By Gabe Sherman
Partially completed before the pandemic hit and assembled during quarantine, the EP feels uniquely suited to ease our collective glumness.
Kate Bollinger, A word becomes a sound
It’s hard not to feel restless in the world today. We are cooped up, isolated, stuck staring at screens, often filled with anxiety and dread about the future. When was the last time someone told you they were doing better than “OK”? Almost six months in, social distancing has taken its psychological toll — on communication, on community, and on personal peace. Kate Bollinger’s new EP, A word becomes a sound, doesn’t solve any of these problems, but it marvels at them in a way that feels therapeutic. Partially completed before the pandemic hit and assembled during quarantine, the EP feels uniquely suited to ease our collective glumness.
The phrase “a word becomes a sound” serves as the title of both the EP and its fourth track. It was inspired by the Vladimir Nabokov short story, “Terror.” In the tale, the narrator loses his grip on the meaning of words; he describes feeling unhappy when he is in isolation but equally sad, even overwhelmed, when he is around another person. Sound familiar? Bollinger explains in her notes that “A word becomes a sound,” is about “those things and also the flawed nature of verbal communication, the weight of your word, and the harm it can cause if it is misused.” Acoustic and minimalist, the tune is reminiscent of Brittany Howard’s more recent work, both solo and as a part of Bermuda Triangle. In her paradoxical ode to miscommunication, Bollinger waxes poetic: “A word only a sound if you let it/Things become only their name so instead it/Takes its new life, you never meant to give it wings that way/Watch it take flight and then land in another day.”
The project’s third track, “Feel Like Doing Nothing,” chews on an all-too-sympathetic topic: the urge to do nothing. Like a lot of Bollinger’s music, the song wafts somewhere between contentment and melancholy. The instrumentation on the track is dreamy and sedate, but not inert. Crooning alongside the wah-wah guitars and smooth keys, Bollinger appears nonjudgmental when considering the value of laziness. She sings about trying to “rearrange the pleasure so it outweighs the pain/It doesn’t work all the time,” and how “When daylight comes, I call my friend/She won’t pick up, I call her back again/I wanna spend all my time/and I feel like doing nothing.” As she floats downstream, Bollinger evaluates her unproductive days; she isn’t resentful or completely accepting. Instead, she finds reassurance in the simple acts of trying and being.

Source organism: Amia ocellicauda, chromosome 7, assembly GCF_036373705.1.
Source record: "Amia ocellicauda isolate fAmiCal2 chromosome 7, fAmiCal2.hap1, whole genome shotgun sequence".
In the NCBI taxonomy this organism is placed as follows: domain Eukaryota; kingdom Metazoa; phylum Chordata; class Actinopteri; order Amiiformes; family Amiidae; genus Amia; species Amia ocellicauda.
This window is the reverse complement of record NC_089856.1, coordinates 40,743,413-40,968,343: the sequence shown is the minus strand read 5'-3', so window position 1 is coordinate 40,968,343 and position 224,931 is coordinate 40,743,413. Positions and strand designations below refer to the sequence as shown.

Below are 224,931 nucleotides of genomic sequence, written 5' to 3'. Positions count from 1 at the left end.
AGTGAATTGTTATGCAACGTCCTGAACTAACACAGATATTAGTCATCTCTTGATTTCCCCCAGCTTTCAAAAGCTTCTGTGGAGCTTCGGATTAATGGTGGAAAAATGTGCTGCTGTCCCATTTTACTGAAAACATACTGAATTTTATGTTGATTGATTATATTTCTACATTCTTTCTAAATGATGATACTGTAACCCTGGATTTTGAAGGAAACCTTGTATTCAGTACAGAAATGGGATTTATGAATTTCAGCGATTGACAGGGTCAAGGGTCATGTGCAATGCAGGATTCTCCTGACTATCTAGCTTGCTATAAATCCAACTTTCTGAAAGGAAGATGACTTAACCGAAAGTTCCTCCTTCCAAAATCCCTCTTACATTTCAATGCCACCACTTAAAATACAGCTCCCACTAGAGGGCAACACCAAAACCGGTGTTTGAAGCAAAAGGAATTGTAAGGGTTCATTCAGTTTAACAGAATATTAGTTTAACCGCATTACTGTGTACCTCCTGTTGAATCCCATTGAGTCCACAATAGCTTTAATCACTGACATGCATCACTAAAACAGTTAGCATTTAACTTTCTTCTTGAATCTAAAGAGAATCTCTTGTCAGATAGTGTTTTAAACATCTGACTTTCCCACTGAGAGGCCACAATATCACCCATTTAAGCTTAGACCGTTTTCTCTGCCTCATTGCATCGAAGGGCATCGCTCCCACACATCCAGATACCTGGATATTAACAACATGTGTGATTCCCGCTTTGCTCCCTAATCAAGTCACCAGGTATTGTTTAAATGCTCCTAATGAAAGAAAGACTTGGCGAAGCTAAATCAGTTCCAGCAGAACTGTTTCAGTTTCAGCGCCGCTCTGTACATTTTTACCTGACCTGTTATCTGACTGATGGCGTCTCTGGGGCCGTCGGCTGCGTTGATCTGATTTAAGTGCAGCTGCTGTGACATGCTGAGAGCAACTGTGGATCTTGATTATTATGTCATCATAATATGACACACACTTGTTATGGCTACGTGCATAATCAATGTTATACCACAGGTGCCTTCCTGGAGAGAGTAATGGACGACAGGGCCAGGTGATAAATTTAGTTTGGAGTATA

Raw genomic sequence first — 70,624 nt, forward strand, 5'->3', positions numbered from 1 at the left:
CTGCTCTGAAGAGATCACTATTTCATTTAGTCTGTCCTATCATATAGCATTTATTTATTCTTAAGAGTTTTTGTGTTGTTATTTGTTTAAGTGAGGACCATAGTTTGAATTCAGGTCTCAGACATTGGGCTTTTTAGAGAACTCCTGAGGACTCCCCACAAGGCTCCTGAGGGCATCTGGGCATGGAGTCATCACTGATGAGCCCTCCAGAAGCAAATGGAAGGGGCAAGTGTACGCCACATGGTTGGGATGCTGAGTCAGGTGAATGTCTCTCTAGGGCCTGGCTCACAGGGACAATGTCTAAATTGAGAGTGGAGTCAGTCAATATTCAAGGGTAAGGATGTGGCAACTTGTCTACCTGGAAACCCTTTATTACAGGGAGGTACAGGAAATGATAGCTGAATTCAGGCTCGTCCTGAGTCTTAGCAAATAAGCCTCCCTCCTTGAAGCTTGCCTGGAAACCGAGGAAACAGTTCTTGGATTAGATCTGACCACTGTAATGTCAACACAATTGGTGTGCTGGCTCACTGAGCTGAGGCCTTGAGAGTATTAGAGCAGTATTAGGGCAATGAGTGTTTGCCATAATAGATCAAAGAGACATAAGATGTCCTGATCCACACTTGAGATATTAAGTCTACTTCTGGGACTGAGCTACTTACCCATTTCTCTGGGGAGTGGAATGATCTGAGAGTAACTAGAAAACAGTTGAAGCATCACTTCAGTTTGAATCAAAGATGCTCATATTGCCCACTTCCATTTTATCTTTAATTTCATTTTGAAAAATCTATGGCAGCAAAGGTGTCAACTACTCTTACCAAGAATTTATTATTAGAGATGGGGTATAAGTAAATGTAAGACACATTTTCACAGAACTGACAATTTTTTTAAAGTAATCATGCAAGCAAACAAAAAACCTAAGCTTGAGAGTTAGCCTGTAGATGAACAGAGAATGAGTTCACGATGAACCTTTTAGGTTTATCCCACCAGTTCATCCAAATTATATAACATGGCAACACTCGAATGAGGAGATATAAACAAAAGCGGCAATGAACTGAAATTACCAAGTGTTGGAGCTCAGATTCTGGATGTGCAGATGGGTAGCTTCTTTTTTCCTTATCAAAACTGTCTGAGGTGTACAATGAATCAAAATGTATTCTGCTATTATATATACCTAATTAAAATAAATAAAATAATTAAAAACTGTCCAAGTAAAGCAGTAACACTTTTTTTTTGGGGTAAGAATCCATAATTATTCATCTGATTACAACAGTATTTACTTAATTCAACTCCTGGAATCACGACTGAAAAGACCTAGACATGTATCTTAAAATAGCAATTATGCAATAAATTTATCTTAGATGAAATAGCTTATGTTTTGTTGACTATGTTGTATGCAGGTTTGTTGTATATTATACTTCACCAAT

This sense of acceptance of “what is” recurs throughout the EP. On “A Couple Things,” enlivened by its bubbly guitar and rattling hi-hats, Bollinger reminisces on the impact of a formative person in her life: “You always told me when I was wrong/I never minded it, I needed someone to tell me okay.” In the chorus she asks a simple question, “What if I fuck up a couple things…What if I fuck up everything?” Her voice remains quiet and relaxed as she embraces uncertainty, her questions born of curiosity rather than panic. The lo-fi “Grey Skies” outlines this thoughtfully laid-back perspective more clearly: “Grey skies, they don’t scare me/I find them unnecessary/There’s no telling when the bad will come around/And it’ll come around no doubt.” Friendly, hazy synths, and a soft acoustic guitar imbue the song with an infectious zen. At times, she even sounds like she’s smiling while she sings. Across the record, she frees herself from suffering without ignoring pessimism, and invites you to do the same.
Part of Bollinger’s strength as a songwriter comes from her understanding of the power and malleability of language. In a statement accompanying this release, she says “It is rare that my words represent my thoughts accurately and even in the instances where I feel that they do, I know that I can’t be responsible for the hearing of those words or for the interpretation of them.” The perspective she outlines there holds true in her music. She leans into the murkiness of words and willingly relinquishes control of her messages. Throughout A word becomes a sound, she consciously utilizes a linguistic simplicity — she dances nimbly between concrete imagery and loose metaphors, finding beauty in the meaning of words or in the resonance of sheer sound.
Bollinger’s mother is a music therapist, which seems to have had an impact on the musician. A word becomes a sound is a healing record. The vocals and instrumentation are intended to be soothing and soft, and Bollinger’s musings — composed of crisp, carefully chosen words — are honest and universal. The album doesn’t tell you how to feel; you are encouraged to feel whatever you like. Contentment is hard to find right now. Comfort comes and goes, often giving way to ennui or malaise. This EP confirms that these feelings of insecurity are not just real and legitimate — they are an integral part of what it means to be alive right now. Art has the power to create understanding, of oneself or another, and Bollinger uses her music as a means to build a sense of community. Language may be an imperfect tool, but it still binds us together. Knowing that we are all grappling with similar thoughts right now feels like a much-needed hug, even if it’s only a virtual one.
Gabriel Sherman is a student and writer from Brookline, MA, currently studying history at Pitzer College.